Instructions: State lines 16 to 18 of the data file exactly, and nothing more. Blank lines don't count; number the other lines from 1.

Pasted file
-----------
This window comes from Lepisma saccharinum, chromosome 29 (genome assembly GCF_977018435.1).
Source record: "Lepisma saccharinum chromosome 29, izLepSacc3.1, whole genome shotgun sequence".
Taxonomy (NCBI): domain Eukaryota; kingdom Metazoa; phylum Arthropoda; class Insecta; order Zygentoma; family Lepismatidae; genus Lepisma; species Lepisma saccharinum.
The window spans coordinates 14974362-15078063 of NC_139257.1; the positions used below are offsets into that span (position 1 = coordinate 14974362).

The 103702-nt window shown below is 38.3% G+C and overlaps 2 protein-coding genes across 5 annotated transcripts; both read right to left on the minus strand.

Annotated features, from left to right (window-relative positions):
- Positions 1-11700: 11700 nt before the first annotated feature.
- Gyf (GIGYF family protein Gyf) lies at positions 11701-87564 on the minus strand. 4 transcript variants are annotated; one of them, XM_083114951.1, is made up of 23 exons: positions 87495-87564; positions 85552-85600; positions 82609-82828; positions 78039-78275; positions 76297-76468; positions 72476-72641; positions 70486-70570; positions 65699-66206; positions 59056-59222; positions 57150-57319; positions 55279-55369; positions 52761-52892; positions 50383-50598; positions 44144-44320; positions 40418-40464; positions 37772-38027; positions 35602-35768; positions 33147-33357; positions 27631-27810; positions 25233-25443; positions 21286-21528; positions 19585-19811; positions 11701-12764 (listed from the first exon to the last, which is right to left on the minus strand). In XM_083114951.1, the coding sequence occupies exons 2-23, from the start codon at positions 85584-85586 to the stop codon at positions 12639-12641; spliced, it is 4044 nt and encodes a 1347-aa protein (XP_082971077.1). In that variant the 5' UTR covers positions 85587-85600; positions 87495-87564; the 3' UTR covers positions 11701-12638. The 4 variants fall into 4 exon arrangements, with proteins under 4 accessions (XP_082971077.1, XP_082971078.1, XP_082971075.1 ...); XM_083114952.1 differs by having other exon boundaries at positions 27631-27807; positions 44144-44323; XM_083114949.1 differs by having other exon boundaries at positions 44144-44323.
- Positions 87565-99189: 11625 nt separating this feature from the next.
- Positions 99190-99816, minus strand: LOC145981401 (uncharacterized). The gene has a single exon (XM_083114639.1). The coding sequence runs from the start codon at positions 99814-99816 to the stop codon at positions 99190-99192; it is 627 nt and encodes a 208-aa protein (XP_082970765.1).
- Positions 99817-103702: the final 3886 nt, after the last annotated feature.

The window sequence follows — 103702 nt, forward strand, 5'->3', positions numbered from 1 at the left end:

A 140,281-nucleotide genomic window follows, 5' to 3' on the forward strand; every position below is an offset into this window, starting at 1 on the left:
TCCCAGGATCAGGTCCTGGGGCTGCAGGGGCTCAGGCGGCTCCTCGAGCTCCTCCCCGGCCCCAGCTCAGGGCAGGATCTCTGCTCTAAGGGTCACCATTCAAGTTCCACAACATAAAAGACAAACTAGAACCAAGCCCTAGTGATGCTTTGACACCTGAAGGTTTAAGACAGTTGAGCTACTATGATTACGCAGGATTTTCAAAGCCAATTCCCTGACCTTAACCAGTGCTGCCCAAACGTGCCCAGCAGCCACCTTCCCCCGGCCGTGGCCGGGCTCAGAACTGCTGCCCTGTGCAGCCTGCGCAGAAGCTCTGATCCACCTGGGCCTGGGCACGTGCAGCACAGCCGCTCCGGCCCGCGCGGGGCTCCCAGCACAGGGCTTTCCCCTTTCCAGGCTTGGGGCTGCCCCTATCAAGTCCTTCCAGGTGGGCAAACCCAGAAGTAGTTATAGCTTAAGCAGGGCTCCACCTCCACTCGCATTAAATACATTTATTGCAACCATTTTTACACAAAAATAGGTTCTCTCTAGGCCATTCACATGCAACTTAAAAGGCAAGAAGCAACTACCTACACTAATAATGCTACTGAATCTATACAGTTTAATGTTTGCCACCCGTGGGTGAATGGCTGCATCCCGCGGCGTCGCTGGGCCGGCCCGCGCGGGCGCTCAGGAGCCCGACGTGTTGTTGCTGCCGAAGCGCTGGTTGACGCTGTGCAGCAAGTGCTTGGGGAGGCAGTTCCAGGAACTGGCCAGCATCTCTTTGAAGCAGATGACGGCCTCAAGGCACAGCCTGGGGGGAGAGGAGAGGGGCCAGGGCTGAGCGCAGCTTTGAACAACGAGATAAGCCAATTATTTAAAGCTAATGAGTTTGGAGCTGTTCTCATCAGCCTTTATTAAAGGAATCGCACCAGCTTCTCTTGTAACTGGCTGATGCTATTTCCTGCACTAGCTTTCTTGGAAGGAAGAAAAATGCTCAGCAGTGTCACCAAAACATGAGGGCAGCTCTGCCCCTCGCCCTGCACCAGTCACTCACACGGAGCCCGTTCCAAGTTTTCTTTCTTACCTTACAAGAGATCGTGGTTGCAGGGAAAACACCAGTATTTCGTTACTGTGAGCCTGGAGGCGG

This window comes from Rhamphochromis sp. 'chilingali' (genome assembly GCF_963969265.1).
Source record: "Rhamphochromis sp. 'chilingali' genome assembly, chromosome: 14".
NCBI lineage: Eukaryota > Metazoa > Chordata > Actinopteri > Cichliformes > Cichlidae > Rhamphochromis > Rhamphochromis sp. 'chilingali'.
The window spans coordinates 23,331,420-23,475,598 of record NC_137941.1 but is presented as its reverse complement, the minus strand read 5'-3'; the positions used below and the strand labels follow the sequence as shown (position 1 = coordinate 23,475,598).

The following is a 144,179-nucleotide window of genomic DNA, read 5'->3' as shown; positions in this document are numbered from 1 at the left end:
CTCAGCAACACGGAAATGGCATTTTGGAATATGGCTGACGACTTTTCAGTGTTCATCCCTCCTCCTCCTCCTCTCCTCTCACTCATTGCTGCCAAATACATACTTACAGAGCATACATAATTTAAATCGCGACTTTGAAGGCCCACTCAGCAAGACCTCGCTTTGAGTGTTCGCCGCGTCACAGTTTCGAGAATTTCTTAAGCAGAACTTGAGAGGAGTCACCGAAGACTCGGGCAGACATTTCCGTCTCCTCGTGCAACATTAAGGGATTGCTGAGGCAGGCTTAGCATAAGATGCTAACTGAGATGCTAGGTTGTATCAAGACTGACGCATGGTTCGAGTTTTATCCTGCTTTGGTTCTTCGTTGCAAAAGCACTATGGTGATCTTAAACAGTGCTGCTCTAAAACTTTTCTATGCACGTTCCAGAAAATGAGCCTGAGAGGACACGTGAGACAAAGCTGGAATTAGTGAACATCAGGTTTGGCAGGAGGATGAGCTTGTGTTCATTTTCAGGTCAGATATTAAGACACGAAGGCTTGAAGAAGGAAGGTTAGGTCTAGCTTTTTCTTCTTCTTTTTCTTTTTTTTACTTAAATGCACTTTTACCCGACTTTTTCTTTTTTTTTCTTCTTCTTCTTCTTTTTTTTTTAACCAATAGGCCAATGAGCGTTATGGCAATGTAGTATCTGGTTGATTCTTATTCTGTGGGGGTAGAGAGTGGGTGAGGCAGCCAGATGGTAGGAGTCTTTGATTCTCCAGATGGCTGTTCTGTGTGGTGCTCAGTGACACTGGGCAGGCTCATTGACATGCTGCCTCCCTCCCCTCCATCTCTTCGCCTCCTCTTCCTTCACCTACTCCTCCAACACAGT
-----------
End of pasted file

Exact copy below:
Source record: "Rhamphochromis sp. 'chilingali' genome assembly, chromosome: 14".
NCBI lineage: Eukaryota > Metazoa > Chordata > Actinopteri > Cichliformes > Cichlidae > Rhamphochromis > Rhamphochromis sp. 'chilingali'.
The window spans coordinates 23,331,420-23,475,598 of record NC_137941.1 but is presented as its reverse complement, the minus strand read 5'-3'; the positions used below and the strand labels follow the sequence as shown (position 1 = coordinate 23,475,598).